The trial court admitted the videotape and subsequently rejected Muniz’s motion for a new trial based on the tape’s admission. The superior court reversed. Though it agreed that no Miranda warnings were required before Muniz was asked to submit to a field sobriety test because such tests elicit physical rather than testimonial evidence, the court held that when the tests begin to yield communicative statements, Miranda is implicated. Thus, the superior court concluded that Muniz’s answer to the question regarding his sixth birthday and the statements and inquiries he made while performing the physical tests were testimonial. The United States Supreme Court granted certiorari.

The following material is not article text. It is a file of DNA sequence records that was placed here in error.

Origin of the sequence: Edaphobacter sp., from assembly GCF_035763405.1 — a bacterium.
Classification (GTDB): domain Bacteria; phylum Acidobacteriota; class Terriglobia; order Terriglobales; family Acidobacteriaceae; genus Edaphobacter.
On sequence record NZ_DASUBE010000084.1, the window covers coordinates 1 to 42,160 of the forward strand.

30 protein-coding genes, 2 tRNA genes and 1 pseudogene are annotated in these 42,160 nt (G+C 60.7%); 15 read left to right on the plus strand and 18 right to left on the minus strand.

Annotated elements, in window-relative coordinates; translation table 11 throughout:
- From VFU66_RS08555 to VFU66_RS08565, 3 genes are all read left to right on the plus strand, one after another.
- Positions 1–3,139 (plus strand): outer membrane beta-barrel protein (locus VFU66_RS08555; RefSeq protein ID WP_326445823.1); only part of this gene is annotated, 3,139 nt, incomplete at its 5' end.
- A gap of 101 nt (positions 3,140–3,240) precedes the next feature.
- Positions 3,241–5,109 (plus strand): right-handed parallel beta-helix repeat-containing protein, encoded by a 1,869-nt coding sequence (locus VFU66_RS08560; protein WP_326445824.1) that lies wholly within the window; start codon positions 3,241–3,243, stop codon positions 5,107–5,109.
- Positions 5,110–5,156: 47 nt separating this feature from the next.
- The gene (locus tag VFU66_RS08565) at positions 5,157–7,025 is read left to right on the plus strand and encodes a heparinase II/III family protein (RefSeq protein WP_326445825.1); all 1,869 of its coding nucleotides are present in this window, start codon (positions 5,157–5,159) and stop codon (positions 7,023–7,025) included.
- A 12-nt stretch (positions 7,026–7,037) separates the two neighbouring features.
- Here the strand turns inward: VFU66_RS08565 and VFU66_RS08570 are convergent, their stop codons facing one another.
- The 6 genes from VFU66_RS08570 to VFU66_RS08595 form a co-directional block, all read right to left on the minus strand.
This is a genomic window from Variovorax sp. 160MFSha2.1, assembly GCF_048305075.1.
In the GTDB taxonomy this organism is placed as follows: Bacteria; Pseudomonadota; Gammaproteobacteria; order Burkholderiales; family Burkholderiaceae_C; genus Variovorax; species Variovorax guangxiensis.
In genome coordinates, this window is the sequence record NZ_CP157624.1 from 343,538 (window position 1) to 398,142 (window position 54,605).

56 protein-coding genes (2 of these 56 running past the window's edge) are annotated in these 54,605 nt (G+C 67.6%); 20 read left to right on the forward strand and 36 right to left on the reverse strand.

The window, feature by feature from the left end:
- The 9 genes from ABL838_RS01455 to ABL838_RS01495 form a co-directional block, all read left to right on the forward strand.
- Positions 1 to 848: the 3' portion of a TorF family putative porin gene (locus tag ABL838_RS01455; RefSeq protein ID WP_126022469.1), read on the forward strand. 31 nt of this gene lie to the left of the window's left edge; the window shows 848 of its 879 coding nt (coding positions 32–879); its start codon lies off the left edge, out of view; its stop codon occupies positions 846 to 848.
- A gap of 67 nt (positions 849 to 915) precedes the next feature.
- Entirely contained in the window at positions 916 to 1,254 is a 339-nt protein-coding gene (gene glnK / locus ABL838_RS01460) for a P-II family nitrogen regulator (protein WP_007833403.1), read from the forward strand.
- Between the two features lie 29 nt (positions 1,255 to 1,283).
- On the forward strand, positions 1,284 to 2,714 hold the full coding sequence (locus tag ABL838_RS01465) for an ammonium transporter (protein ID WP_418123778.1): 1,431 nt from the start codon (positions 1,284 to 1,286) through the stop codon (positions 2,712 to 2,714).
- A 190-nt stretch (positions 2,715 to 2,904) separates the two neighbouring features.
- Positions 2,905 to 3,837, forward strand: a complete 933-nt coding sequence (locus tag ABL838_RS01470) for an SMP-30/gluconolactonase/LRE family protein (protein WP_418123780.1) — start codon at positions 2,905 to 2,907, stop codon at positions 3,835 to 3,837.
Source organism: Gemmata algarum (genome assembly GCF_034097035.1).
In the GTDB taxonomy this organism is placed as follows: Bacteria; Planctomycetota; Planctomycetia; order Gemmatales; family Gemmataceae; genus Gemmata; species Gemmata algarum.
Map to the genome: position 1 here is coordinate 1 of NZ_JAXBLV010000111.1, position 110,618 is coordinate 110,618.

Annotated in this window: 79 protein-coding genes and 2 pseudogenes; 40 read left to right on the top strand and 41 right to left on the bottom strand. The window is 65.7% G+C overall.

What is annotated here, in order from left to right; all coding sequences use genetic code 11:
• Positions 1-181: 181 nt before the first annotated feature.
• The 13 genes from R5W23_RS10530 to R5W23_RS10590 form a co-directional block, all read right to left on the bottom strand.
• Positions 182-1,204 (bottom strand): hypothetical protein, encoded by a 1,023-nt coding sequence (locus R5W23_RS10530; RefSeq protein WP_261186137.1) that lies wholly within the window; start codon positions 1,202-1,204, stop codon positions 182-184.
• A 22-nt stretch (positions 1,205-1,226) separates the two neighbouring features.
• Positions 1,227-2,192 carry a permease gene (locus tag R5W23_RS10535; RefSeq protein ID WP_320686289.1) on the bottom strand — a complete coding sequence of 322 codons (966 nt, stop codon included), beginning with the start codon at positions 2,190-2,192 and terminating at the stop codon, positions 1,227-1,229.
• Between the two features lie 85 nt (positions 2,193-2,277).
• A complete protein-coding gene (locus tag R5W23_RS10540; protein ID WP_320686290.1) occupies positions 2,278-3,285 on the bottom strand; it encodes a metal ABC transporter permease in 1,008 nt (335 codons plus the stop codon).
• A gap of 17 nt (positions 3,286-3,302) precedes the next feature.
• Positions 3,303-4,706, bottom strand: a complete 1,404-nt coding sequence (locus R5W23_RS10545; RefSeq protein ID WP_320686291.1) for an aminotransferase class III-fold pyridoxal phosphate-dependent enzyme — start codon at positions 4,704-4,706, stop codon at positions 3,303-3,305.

Answers to questions at booking. The Supreme Court first considered whether Muniz’s answers to the questions posed at the booking center were testimonial, explaining that if they were, they should have been suppressed since Muniz was not advised of his Miranda rights until after the videotaped proceedings concluded. A majority of the court concluded that Muniz’s answers to questions regarding his name, address, height, weight, eye color, date of birth, and current age did not constitute custodial interrogation, though they disagreed as to why. Four justices relied on an exception for routine booking questions, while another four held that the statements were not testimonial. Five justices agreed that the sixth birthday question required a testimonial response, as it left Muniz with the “choice of incriminating himself by admitting that he did not then know the date of his sixth birthday, or answering untruthfully by reporting a date that he did not then believe to be accurate.” Id. at 599. The court explained that the incriminating inference of impaired mental faculties stemmed not simply from the fact that Muniz slurred his response (which provided physical rather than testimonial evidence of impairment) but also from the testimonial aspect of the response, which revealed Muniz’s mental confusion.